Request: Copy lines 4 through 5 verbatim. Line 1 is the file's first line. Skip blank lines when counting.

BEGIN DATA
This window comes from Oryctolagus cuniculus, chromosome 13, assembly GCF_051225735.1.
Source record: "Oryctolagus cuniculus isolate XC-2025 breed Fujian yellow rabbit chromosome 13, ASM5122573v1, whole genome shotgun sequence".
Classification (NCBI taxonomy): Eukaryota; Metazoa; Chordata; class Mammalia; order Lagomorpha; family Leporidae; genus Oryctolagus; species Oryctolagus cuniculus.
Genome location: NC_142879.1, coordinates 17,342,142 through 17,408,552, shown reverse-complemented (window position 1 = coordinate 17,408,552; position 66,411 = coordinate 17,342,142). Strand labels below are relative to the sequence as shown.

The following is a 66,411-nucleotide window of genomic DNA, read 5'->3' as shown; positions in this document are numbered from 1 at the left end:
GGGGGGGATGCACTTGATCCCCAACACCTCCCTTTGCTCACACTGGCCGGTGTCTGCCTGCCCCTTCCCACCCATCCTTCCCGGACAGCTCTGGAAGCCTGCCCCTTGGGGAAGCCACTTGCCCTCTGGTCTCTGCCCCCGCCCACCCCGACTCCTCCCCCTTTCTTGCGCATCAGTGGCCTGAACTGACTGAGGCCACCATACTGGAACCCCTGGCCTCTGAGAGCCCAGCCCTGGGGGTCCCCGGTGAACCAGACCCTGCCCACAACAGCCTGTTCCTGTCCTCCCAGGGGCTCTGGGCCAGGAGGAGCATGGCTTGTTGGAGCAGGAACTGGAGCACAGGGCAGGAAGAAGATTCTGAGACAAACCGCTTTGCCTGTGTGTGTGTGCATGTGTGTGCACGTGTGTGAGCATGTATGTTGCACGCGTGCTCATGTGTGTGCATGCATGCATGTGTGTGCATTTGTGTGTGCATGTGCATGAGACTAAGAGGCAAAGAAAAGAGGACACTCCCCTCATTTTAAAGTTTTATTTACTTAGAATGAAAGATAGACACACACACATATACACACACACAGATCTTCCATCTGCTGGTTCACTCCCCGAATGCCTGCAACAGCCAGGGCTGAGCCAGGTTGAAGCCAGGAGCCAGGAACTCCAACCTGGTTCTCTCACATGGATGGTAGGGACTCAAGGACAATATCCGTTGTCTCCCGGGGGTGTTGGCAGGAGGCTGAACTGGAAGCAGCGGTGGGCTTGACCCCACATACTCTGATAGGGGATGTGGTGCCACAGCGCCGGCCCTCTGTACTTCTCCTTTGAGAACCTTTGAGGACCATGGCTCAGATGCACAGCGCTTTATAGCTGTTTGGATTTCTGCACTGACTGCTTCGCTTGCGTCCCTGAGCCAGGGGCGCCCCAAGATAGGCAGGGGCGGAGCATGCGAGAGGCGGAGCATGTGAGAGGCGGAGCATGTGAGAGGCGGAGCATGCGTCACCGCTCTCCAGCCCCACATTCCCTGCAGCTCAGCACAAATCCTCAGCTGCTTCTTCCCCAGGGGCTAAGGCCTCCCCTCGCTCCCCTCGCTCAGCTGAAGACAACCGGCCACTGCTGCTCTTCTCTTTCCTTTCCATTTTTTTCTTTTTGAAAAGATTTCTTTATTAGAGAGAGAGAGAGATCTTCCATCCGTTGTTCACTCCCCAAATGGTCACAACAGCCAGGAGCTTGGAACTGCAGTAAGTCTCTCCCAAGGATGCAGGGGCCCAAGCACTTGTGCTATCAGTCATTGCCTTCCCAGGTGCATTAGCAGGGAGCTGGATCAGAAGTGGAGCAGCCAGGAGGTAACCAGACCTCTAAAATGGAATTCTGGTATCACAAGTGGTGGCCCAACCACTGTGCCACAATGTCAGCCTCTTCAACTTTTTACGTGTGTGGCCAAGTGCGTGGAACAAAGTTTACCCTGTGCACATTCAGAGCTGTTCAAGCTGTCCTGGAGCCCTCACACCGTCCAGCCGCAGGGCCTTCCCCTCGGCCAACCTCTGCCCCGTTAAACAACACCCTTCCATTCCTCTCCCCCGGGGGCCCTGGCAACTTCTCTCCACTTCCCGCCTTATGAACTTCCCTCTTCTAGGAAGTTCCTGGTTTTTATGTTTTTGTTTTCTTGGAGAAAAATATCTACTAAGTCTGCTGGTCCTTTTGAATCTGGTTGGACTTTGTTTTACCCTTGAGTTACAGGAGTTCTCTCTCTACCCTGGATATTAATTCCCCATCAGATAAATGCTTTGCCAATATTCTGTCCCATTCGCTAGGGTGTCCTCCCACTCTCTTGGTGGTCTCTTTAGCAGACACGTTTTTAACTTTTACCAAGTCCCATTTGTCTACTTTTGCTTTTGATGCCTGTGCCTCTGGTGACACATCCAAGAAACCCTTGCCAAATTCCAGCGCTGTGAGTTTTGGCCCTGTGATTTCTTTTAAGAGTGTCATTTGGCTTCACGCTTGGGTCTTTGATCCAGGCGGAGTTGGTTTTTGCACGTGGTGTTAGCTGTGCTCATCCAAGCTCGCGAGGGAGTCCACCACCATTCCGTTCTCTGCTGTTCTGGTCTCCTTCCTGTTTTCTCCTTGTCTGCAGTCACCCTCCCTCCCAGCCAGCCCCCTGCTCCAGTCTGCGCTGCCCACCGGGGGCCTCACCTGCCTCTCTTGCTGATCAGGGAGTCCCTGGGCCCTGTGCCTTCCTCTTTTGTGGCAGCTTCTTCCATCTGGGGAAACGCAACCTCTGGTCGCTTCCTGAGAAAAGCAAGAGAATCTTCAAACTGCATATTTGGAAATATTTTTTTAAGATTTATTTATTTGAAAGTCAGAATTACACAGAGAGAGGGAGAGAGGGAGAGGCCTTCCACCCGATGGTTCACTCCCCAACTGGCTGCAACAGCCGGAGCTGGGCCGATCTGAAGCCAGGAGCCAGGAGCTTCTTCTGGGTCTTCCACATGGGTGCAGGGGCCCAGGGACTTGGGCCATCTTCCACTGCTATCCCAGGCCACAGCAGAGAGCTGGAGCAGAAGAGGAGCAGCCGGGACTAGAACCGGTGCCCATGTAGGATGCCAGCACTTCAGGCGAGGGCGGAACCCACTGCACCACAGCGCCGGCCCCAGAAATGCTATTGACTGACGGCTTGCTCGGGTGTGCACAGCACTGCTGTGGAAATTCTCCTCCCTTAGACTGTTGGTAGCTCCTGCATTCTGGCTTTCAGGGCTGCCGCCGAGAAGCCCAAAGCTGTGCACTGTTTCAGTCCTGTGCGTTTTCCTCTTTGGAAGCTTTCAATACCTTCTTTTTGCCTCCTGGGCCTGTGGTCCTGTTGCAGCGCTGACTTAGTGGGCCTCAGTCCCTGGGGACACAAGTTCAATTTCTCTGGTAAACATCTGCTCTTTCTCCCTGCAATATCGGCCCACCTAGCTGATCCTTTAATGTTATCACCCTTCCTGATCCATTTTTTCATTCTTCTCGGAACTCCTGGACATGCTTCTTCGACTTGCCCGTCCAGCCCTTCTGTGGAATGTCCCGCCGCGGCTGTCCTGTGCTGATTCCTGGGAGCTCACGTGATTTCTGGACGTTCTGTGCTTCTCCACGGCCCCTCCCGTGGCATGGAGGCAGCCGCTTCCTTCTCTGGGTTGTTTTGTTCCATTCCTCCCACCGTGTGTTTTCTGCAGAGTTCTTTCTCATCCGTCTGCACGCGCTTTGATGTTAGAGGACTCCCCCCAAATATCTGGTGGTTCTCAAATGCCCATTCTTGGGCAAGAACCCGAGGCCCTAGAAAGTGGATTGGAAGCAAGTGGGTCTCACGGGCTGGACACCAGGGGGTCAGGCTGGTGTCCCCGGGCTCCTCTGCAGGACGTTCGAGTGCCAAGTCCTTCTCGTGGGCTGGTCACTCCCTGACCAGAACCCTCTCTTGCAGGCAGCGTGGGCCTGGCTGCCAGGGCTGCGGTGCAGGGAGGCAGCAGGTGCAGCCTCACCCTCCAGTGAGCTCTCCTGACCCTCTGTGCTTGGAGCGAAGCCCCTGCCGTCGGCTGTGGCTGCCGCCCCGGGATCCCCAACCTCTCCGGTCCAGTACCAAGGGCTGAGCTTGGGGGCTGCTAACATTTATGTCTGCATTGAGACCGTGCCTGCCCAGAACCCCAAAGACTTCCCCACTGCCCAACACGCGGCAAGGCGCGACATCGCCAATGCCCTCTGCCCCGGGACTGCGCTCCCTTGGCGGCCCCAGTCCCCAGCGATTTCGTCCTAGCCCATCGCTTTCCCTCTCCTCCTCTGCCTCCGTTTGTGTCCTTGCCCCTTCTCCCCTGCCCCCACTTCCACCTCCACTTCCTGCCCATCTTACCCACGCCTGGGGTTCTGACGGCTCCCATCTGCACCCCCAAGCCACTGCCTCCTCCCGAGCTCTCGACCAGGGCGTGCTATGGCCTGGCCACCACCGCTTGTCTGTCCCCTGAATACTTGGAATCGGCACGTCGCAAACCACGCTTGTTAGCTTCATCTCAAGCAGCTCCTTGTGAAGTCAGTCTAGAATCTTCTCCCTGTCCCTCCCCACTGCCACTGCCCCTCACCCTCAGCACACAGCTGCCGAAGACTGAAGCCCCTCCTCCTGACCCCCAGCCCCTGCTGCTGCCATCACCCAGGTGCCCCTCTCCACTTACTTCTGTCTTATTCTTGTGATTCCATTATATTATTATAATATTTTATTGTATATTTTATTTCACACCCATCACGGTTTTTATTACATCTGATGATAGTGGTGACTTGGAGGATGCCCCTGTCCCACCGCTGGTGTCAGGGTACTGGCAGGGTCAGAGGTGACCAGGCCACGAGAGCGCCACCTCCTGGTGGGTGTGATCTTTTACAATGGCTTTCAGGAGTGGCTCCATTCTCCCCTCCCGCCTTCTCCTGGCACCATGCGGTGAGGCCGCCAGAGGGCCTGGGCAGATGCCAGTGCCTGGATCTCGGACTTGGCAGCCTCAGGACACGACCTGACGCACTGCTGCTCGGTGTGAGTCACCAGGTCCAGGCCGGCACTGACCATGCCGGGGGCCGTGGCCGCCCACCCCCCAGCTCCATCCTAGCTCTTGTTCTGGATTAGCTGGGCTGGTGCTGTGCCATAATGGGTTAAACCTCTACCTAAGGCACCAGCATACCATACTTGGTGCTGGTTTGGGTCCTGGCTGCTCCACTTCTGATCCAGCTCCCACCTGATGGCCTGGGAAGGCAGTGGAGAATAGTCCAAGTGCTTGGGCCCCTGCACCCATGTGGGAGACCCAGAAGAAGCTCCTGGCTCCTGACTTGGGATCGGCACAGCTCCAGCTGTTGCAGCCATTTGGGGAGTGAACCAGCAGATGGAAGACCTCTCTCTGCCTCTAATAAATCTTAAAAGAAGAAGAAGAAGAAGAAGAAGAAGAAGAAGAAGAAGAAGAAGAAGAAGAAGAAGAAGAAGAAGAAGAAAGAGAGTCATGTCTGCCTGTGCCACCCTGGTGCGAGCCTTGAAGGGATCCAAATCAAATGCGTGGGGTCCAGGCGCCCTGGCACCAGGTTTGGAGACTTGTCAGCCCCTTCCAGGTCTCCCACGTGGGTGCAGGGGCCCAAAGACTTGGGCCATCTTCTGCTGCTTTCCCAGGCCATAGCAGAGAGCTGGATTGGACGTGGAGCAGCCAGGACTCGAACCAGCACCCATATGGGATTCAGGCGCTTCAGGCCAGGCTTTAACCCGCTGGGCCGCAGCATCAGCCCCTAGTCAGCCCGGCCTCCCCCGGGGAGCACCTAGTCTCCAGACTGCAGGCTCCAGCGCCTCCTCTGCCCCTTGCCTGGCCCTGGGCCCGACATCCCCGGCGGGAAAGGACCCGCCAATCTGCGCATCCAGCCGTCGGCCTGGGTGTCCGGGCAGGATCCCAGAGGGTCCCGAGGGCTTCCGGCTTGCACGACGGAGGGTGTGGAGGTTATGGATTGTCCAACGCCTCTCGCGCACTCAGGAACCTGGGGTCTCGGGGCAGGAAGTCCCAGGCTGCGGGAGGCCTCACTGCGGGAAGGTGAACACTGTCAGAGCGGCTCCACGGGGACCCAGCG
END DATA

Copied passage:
Genome location: NC_142879.1, coordinates 17,342,142 through 17,408,552, shown reverse-complemented (window position 1 = coordinate 17,408,552; position 66,411 = coordinate 17,342,142). Strand labels below are relative to the sequence as shown.

The following is a 66,411-nucleotide window of genomic DNA, read 5'->3' as shown; positions in this document are numbered from 1 at the left end: